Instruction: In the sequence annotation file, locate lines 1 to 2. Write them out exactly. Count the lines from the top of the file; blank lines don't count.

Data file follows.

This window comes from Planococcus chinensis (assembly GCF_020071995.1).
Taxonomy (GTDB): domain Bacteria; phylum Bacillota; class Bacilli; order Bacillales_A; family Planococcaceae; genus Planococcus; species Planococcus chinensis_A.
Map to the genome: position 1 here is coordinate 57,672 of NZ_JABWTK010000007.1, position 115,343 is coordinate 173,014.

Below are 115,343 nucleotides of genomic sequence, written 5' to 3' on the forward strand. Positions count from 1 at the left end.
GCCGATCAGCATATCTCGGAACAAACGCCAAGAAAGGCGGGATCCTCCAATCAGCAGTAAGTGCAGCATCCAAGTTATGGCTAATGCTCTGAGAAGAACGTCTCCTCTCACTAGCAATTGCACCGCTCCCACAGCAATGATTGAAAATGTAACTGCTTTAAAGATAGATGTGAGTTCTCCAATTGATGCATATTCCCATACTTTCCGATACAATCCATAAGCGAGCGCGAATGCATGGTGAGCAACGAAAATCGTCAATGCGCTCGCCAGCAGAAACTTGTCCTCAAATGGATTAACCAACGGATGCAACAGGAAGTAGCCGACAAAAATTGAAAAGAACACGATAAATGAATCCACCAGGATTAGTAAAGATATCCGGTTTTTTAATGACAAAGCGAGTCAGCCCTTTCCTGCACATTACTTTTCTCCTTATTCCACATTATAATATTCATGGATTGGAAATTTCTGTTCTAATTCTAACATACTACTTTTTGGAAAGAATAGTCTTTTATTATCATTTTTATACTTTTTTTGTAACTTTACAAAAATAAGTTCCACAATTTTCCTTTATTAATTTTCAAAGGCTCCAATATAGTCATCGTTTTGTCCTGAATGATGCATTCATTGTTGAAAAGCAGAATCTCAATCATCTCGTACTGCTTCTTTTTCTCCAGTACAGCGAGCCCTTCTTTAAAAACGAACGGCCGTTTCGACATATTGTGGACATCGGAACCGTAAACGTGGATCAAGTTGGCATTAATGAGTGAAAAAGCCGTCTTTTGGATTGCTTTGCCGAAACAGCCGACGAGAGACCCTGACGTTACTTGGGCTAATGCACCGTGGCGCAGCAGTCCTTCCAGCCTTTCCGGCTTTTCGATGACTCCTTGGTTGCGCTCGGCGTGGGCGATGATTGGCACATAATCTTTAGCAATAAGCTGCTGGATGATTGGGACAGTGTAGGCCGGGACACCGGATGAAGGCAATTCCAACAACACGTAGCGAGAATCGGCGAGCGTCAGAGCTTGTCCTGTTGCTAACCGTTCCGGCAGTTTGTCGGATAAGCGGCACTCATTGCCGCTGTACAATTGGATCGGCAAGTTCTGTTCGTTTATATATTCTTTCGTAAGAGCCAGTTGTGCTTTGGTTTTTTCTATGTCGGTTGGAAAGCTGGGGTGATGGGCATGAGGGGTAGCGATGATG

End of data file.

This window comes from Planococcus chinensis (assembly GCF_020071995.1).
Taxonomy (GTDB): domain Bacteria; phylum Bacillota; class Bacilli; order Bacillales_A; family Planococcaceae; genus Planococcus; species Planococcus chinensis_A.